As with other online retailers, the standard way of paying for items on Amazon is via credit or debit card number, that most of us have saved. But Amazon thinks it can do better. The global e-commerce leader recently announced the launch of its new Amazon Cash service, which will allow you to add cash to your Amazon account balance.
How it works
- Visit Amazon.com/cash, search “Amazon cash” in the Amazon mobile app or navigate to “Manage Gift Card” to access your Amazon Cash barcode.
- Use your mobile device to show the barcode to a cashier at participating retailers, such as CVS and Speedway, or print the barcode out at home to give to them.
- Tell the cashier the amount you’d like added to your Amazon account—the service allows between $15 and $500, and there are no fees.
- Your funds become available instantly to use anywhere on Amazon. You’ll get an email or push notification confirming the change in your account balance.
You use the same barcode every time you want to add more cash, and if you want, you can add it to your Wallet app (iOS) or make a homescreen shortcut (Android).
Why it’s a big deal
According to the Federal Deposit Insurance Corporation (FDIC), about 7% (9 million) of American households are unbanked, while an additional 19.9% (24.5) million are underbanked. These are individuals who, for logistical or personal preferences, don’t use debit or credit cards or have a bank account. By introducing an add cash option, the world’s largest online retailer makes its entire inventory accessible to the more than a quarter of consumers who might not otherwise be able to shop on Amazon.
Another consideration is that identity theft and credit and debit card fraud. Roughly 59% of American consumers reported that they were extremely or very concerned about having card data stolen in 2015. Amazon Cash assuages this concern and may convince more consumers to join Amazon.
Erin Jordan, Account Director and retailer technology practice area lead at Walker Sands Communications, notes that security is a big concern for shoppers. Their 2016 Future of Retail study revealed the No. 1 concern among consumers for mobile payment apps is security. Jordan says this concern is “a barrier that Amazon might be able to overcome since the marketplace is already trusted by the majority of consumers.”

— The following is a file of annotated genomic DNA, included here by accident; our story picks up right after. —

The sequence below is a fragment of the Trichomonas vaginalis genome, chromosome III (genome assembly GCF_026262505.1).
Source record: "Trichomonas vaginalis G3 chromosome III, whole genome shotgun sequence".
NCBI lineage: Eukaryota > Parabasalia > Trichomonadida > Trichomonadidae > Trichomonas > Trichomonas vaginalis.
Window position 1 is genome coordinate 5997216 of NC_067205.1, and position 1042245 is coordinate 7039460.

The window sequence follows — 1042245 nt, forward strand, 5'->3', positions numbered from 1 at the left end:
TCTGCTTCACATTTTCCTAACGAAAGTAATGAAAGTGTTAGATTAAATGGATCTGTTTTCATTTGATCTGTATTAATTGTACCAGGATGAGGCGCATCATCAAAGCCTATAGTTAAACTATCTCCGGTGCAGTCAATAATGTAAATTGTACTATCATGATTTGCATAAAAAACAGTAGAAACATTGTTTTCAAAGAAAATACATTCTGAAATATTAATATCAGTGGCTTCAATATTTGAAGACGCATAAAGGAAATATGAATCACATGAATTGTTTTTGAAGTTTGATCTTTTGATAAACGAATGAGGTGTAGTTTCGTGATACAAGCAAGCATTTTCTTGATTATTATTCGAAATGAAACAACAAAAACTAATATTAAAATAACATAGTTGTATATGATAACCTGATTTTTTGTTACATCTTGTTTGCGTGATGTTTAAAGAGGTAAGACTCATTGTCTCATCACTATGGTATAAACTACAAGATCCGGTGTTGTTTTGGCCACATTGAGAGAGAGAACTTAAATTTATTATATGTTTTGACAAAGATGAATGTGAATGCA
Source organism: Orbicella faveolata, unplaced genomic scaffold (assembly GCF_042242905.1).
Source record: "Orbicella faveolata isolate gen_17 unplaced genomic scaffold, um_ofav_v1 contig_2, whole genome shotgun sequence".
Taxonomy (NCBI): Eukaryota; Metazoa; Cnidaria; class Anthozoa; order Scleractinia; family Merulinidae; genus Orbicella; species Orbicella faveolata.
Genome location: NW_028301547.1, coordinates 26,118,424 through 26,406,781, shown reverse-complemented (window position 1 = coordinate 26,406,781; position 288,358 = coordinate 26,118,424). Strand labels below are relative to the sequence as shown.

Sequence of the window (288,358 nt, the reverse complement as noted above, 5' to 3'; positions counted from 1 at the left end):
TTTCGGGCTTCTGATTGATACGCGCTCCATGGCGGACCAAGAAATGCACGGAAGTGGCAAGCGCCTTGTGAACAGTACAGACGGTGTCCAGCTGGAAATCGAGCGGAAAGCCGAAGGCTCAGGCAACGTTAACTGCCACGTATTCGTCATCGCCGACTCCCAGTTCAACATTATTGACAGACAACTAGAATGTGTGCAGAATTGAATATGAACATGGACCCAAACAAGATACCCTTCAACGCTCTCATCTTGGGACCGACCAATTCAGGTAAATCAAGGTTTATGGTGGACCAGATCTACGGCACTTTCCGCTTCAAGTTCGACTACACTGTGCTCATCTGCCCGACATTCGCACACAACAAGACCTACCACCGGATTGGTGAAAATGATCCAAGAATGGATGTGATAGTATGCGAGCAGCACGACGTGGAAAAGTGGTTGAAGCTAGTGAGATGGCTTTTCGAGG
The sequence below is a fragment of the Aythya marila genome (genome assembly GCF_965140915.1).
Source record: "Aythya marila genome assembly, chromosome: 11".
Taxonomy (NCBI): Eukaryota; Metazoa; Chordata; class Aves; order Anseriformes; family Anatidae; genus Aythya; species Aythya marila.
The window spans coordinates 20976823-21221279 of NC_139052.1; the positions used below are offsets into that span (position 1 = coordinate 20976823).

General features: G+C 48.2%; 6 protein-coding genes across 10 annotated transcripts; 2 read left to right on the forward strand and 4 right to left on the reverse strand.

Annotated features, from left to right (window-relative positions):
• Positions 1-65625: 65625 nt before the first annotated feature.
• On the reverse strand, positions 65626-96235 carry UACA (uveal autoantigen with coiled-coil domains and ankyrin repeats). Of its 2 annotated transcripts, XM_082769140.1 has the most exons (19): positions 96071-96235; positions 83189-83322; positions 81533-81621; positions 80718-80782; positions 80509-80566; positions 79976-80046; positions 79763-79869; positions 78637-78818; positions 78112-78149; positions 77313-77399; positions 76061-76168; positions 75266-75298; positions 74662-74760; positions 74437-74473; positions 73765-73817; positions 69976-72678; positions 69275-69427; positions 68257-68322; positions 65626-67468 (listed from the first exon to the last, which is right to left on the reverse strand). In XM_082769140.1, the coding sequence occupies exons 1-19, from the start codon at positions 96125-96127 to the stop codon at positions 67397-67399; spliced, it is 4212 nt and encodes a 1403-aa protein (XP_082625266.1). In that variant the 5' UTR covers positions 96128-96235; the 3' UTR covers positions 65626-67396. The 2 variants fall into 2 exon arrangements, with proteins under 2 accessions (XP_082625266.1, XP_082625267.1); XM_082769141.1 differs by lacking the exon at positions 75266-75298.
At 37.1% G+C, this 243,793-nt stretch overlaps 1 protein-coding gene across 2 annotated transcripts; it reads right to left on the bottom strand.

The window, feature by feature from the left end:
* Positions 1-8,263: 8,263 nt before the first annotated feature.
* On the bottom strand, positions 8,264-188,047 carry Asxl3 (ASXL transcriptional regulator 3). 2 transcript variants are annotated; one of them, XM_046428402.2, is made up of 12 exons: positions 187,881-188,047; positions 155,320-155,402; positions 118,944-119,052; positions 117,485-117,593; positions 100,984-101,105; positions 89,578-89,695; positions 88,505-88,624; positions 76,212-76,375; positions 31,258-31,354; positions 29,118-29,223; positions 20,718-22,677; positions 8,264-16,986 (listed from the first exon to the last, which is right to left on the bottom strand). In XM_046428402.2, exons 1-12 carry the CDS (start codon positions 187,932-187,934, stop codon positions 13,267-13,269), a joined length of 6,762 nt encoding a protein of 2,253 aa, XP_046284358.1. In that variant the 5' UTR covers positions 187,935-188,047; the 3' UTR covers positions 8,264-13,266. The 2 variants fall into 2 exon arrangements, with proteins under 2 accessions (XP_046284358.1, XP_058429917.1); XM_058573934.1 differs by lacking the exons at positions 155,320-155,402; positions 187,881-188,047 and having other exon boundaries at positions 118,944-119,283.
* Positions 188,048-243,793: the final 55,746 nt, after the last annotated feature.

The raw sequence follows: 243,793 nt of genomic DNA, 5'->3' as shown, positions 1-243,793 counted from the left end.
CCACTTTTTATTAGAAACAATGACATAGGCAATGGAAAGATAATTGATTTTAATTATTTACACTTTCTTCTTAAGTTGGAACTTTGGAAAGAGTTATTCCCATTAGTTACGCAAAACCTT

But people do want to pay via mobile. According to the State of the Mobile Experience study by PointSource, a digital transformation firm, 27% of retailer decision-makers with an existing mobile presence say not being able to pay with mobile is a pain point for customers. PointSource believes points out that Amazon Cash will get rid of friction and barriers associated with online shopping.
Other experts agree that this is a good move for Amazon. FuturePay, an alternative payment option for online shoppers that also enables consumers to make a purchase without a credit card, predicts this move by Amazon Cash will decrease cart abandonment while upping loyalty and revenue due to increased payment flexibility.
But there’s a catch
Joe Kleinwaechter, VP of Innovation and Design at Worldpay, notes that many consumers who fall into the unbanked or underbanked categories might not want to tie up their money in a holding account and that consumers also would need to calculate taxes and shipping fees before making a deposit intended to cover specific purchases.
That said, the latter of these concerns might be overestimated. A Nielsen report indicates that 72% of shoppers research items on their smartphones prior to purchase. Consumers likely would take the fees into consideration as they read reviews and compare prices across retail sites. Many sites automatically provide tax and shipping estimates alongside product price tags, as well.
But there are other worries. “[Amazon Cash] still offers a challenging user experience not far from the experience they use to buy an Amazon gift card to make the purchase,” Kleinwaechter explains. “The risk for conflicts between Amazon and brick and mortar merchants also raises some important questions about the longevity of this type of service.”
Ultimately, the future of Amazon Cash now is in the hands of shoppers. As more people try the service, it will be clear which direction Amazon needs to go.